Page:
On 13 October the Lower House of Dutch Parliament has adopted the Dutch STROOM Bill (see part 5). This means that only the Upper House can prevent the new Act becoming effective per 1 January 2016.
One item of the Act was most hotly debated and that is the forced ownership unbundling for the two Dutch companies that remained unbundled: Delta and Eneco.
In the heat of these fierce discussions, several other proposals for amendment of the draft Bill managed to get adopted in the fray. These amendments have however potentially serious implications for the security of supply of gas and electricity to the Netherlands as they limit the possibility of Dutch TSO's to strengthen their strategic positions abroad through cross participations.
As discussed in part 2, the STROOM Bill introduces an exception to the current rule that Dutch TSO's are to be 100% state-owned. The original draft Bill introduced the possibility of a cross participation through a share swap with another - foreign - TSO. The original proposal stipulated that the Dutch State was to retain at all times the ultimate control (more than 50%), and furthermore that the foreign entity should be an independent and certified TSO. Last but not least the share swap should promote the security of supply and the affordability and sustainability of the transmission system.
The Minister has argued in the explanation to the proposal for the STROOM Bill that cross border cooperation between TSO's can take several forms: a contractual cooperation, a share swap, incorporation of a joint venture company or a merger. The Minister has explained in his brief that a mere contractual cooperation provides for little incentive to align the strategic interests of the TSO's. A close cooperation in the form of a share swap can strengthen the cooperation as the interests will be aligned and the cooperation will be stable and long term. International cooperation will strengthen security of supply, and promotes better alignments of joint investments.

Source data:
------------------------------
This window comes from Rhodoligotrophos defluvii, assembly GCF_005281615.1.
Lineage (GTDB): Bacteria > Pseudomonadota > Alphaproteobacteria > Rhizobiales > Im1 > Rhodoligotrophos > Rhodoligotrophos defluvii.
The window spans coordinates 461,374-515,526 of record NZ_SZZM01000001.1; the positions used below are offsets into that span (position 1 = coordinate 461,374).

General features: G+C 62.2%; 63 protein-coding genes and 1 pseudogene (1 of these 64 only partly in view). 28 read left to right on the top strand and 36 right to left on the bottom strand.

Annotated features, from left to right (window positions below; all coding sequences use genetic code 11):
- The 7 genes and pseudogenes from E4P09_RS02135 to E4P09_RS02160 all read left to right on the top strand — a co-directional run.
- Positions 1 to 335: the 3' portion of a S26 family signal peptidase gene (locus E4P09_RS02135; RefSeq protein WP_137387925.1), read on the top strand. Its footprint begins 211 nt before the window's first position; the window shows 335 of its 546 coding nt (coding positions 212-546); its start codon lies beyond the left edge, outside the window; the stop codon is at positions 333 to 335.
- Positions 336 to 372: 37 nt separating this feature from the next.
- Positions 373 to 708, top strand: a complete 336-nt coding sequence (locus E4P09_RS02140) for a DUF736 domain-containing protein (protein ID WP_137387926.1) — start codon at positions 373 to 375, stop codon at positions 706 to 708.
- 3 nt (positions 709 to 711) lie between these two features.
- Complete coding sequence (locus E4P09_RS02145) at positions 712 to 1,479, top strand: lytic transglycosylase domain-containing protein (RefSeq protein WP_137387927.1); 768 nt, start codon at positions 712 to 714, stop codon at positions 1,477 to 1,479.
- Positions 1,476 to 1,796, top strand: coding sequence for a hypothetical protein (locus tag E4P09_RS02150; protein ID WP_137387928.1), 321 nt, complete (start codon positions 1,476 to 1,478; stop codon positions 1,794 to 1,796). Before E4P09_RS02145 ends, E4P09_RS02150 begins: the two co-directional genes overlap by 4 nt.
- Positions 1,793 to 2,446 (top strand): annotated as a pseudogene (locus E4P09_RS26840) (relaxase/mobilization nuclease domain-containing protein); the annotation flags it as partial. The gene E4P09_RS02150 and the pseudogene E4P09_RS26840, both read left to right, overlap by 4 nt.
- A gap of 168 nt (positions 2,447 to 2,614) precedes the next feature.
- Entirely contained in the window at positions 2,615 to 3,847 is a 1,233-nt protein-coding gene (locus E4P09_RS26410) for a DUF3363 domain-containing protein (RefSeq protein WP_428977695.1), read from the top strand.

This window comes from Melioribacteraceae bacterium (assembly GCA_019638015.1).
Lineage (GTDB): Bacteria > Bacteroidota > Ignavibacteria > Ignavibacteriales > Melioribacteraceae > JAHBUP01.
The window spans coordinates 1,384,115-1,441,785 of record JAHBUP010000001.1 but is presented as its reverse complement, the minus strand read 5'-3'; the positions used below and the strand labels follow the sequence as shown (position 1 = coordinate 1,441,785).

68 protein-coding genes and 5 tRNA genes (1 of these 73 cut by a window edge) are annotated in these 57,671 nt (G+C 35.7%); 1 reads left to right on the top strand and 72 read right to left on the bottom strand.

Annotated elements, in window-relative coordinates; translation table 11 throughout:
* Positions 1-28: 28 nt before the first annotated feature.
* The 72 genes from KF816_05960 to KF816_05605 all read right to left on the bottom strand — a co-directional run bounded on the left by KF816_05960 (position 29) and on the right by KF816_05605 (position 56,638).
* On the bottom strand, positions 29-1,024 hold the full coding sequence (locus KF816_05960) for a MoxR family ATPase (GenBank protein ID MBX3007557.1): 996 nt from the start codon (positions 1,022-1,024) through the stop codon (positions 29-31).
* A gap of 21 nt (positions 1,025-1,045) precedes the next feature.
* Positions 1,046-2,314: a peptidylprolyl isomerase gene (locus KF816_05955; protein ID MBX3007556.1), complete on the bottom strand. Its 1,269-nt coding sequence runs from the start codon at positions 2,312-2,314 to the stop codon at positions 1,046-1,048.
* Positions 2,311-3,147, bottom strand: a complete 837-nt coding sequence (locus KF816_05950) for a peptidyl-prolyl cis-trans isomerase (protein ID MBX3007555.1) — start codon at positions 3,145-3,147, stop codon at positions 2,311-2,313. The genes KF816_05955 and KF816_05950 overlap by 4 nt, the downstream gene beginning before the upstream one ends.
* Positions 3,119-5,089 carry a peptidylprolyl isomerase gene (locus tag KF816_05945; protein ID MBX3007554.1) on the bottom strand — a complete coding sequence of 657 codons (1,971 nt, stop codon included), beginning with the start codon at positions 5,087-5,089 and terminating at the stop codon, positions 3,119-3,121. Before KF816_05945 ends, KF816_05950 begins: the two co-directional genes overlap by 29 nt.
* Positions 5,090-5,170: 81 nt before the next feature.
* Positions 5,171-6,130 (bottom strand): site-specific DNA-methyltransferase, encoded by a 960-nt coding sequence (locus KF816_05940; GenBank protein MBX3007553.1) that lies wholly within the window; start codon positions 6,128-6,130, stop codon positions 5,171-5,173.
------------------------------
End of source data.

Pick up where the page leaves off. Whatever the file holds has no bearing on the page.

On 13 October a motion to limit the possibilities of a share swap has been adopted. The new Act will now only allow for a maximum of 25% of the shares in the Dutch TSO's to be swapped. According to the petitioners, the Dutch gas and electricity infrastructure is of such importance, that the public interest can only be properly guaranteed if the Dutch State retains at all times 75% of the infrastructure. The motion has substantially toughened the conditions for a cross sale by stipulating that the shares in a Dutch TSO can only be sold to TSO's that have networks that are directly linked to, or have an interconnector to, the Netherlands. The conditions are to be set out in more detail in lower legislation and Parliament is to approve the share swap.
This means de facto that Gasunie en TenneT can only enter into a share swap agreement with TSO's in Germany, Belgium, the UK and Norway. The Minister has argued (to no avail) that limiting the share swap possibilities to these countries is not desirable as a cooperation with TSO's in other countries, can also help strengthen the security of supply. From a supply point of view a closer cooperation with for instance Luxembourg or France could also make sense, which possibility is now excluded.
More importantly, the new wording of the Bill does not recognize the fact that a share swap of (less than) 25% may not be sufficient to properly align the financial and strategic interests of the parties and will therefore in practice prove to be an undesirable vehicle of cooperation.
The adoption of this motion has resulted in statutory limitations for both Gasunie and TenneT that will make it much more difficult for these entities to strengthen their strategic positions in Europe.